Photo Chaos – Taming the Beast

As a long time photography hobbyist, I am in an unenviable position. My collection of images is, how should I put this, a chaotic mess.

If I was a professional, I would have long ago adopted a workflow, with a definite process for handling images, sorting, grading, and culling that would have some consistency across the decades. Alas, I am a duffer, and just keep adding without any rhyme or reason for processing. Hence my current hand wringing.

Sure, for big vacations, I do some “workflow-like” things, but in general I import, fix blemishes, and occasionally process in Photoshop to share.

I wrote about my trials and tribulations here highlighting how the Apple iPhoto app at first was great, but became overwhelmed, and then my attempts to improve beyond that.

Of course, at that time I was considering/playing with Adobe’s Lightroom. Alas, as a hobbyist without a workflow discipline, I was flailing. Sure, it had great tools, and capabilities, but like with Aperture, I was barely using the capabilities. It felt “heavy”.

I have come to the realization that I am not a ‘Pro’ and I am not ever going to be as disciplined as a pro. I need to find a solution that works for my situation.

Thus I fell back into the Apple Photos paradigm. Here I am a year later, and in misery. As I have used Photos, while they got rid of the concept of “Photostream” they replaced it with this undergirding of “Moments” that you have captured. Thus when I exported my pictures of the last year to break free of this jail, I had about 300 folders of “moments”. Some tagged by date, some by GPS location (from my iPhone).

Now it is time for a clean break. Fortunately, I have discovered a pretty simple, “lite” tool, and even better, it is bundled with Photoshop (and free as in beer) tool called Adobe Bridge.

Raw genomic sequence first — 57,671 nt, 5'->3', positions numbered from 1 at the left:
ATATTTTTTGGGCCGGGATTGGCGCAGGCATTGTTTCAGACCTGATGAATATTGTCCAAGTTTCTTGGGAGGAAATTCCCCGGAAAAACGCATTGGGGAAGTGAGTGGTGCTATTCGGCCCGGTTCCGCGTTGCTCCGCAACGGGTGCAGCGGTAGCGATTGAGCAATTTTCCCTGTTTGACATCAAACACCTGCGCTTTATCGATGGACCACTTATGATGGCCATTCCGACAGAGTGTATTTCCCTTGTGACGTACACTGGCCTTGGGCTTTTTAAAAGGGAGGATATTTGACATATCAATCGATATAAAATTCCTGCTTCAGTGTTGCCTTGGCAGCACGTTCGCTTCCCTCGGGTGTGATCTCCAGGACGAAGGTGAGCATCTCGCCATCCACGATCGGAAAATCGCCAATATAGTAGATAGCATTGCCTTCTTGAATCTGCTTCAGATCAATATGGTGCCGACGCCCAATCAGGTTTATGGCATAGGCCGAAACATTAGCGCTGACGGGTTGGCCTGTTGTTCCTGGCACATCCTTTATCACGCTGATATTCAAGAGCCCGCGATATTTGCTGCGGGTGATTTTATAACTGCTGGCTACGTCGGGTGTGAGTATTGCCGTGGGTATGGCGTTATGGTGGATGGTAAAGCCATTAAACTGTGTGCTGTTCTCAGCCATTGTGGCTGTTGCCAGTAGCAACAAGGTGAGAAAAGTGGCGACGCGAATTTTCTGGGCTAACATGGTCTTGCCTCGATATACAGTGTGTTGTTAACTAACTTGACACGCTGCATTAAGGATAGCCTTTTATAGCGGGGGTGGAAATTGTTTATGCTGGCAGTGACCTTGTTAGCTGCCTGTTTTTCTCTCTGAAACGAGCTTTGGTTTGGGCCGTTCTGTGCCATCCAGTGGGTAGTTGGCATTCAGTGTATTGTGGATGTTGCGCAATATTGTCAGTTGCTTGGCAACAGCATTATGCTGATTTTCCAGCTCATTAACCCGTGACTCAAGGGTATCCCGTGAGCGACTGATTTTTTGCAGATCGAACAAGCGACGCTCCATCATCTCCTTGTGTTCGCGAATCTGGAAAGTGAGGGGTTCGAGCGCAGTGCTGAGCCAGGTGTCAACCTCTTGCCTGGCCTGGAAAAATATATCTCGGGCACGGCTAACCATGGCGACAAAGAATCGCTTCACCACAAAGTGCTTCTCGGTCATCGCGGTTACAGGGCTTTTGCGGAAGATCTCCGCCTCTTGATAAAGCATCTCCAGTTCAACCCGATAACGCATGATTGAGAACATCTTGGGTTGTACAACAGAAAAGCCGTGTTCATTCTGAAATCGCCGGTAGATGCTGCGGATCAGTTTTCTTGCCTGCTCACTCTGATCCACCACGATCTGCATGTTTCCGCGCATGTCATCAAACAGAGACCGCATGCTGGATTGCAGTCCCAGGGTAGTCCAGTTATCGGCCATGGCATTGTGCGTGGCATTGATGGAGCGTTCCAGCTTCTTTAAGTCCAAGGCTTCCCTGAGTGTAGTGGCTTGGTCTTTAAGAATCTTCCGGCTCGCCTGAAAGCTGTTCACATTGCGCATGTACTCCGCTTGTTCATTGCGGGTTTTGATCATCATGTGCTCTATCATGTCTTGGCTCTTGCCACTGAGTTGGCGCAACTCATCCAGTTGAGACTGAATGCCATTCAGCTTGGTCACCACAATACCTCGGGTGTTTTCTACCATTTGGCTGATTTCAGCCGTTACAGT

Instead of being a database driven tool, like Lightroom, it really is a browser and tool to categorize your images (and other files too besides images). It can import, it can bulk rename, it can alter IPTC tags, and the meta-data associated with your files. It handles RAW files, and can even do some “developing” when importing.

It works on the file structure in your computer or storage device, and it is pretty snappy to boot.

A shout out to my longtime friend Inge Fernau who recommended it. I had seen it, and ignored it, jumping straight to the heavier solutions (Lightroom, Aperture), or using the bundled solution (iPhoto, Photos).

My current state is that I have all my images in a directory structure, mirrored on a couple of HD’s (for backup), and am cleaning up a lot of cruft. Alas, iPhoto/Aperture/Photos have some hinky ways of managing albums that change and lead to a large number of duplicate image files.

I will keep Photos, primarily since I take a lot of pictures with my iPhone (the best camera is the one you have with you, and I always have my iPhone). But I will clear out the old images and reduce the amount of storage in the iCloud, probably falling back to the free tier – Yay, one less paid cloud storage service!

(Image at the top – Mont Blanc from the Telepheriqué in Chamonix – a three shot panorama, stitched in Photostitcher, and processed with Topaz Labs B&W Effects filter)

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